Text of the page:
When I was a college student taking classes in Jewish studies, the quintessential question that came up time and again was about who wrote the Bible, the most read text of all time without a byline.

Biblical scholar Richard Elliott Friedman published a book in the late 1980s to answer that very question. “Who Wrote the Bible?” pieced together the contributions of multiple authors in various time periods, highlighting changes in voice and literary structure of the biblical text.

Friedman is known not only for his biblical investigative studies, but also for his ability to transmit biblical scholarship to lay readers in an accessible way.

For the past 11 years Friedman has taught in Georgia, where he is the Ann and Jay Davis professor of Jewish studies at the University of Georgia. He spoke during Shabbat at the United Synagogue of Conservative Judaism’s biennial convention in Atlanta, presenting his latest book, which came out in September: “The Exodus: How It Happened and Why It Matters.”

Friedman is a great storyteller and often sprinkles his teachings with humor and lightheartedness. He reminisced that his rabbi growing up presented the Exodus by saying that it doesn’t matter if the actual event happened; what matters are the lessons Jews have drawn from the experience.

Friedman joked that, living in the South, it would be incomprehensible to say that it doesn’t matter whether the Civil War happened, but what matters are the lessons we take away.

Intrigued by the challenge of grounding the Exodus in history, Friedman lays out evidence that makes the case for its historical validity, with a caveat. “Would it ruin your day,” he asked, “if you knew that the Exodus happened, but not everyone was in it?”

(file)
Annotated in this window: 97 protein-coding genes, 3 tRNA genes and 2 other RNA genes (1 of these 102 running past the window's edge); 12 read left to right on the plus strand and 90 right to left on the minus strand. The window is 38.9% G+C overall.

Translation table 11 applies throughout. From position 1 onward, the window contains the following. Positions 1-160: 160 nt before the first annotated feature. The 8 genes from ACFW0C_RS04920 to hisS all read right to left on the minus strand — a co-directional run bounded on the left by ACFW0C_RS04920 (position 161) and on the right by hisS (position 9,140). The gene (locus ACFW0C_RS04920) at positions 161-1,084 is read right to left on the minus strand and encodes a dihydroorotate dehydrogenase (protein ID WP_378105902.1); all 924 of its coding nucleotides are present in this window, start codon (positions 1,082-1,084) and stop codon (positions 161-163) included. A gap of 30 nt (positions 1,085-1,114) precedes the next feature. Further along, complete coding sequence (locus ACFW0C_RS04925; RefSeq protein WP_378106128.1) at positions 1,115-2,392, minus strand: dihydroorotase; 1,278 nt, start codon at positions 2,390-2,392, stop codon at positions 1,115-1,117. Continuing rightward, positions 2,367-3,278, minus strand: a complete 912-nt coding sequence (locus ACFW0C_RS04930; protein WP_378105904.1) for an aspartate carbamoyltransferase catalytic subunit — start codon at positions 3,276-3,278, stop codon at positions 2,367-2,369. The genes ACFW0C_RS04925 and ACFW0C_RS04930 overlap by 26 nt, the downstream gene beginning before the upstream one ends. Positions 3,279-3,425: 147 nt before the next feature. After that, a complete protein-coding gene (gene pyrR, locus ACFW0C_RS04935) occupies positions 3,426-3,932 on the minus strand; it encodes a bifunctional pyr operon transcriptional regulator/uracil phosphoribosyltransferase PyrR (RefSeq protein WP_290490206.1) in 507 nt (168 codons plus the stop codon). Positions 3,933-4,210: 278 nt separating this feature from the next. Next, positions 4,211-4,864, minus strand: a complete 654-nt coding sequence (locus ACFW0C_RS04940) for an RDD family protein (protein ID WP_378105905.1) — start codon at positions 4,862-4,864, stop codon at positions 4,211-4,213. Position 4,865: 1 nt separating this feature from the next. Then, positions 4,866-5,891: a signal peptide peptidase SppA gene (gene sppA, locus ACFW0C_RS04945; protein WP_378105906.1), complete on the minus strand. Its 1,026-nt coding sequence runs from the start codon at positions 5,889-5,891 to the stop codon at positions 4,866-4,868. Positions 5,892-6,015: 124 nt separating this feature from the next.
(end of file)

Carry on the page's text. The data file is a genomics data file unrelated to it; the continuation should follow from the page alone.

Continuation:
As he discussed at Congregation Shearith Israel in April 2016, one of Friedman’s main theories is that the Levites, who are the only ones in the Torah with Egyptian names, experienced an exodus from Egypt, while most of the Israelites were living in Israel at the time.

According to Exodus 12:37, the number of people leaving Egypt was 600,000 men, not counting women and children. With this figure in mind, we can assume the group fleeing into the desert totaled more than 2 million people.

Friedman, however, presents evidence from a multidisciplinary perspective of archaeology, biblical text study and genetics that the actual number of people leaving Egypt must have been significantly smaller.

One of Friedman’s textual arguments is based on a reading of the Song of Deborah, which is set in Israel and lists all the tribes of Israel without mentioning Levi. Alternatively, the Song of Miriam, or the Song of the Sea, which is set in Egypt, talks about “a people” leaving Egypt, without using the word “Israel.”

Lastly, there is the issue of the different names for G-d used throughout the text, which Friedman said is the clue that points to the multiple authors of the Torah.

Friedman’s theory is that the Levites, a genetically diverse group distinctly different from Egyptians, experienced an exodus out of Egypt and brought their narrative and their way of worship to Israel.

While our traditional view of the Exodus as an event experienced by all Israelites is challenged by Friedman’s findings, he said the moral lessons of the story are even more poignant when grounded in historical evidence.

Biblical texts associated with the Levites address how to treat “the stranger among you” and how to treat slaves with fairness. It is from those lessons that we get “Love your neighbor as yourself” (Leviticus 19:18), which is solidified in the very fabric of Jewish consciousness.

Those lessons are not just moral fables. Friedman believes that they are based on the historical experience of the Levites and transmitted by generations of Jews in the annual retelling of the haggadah.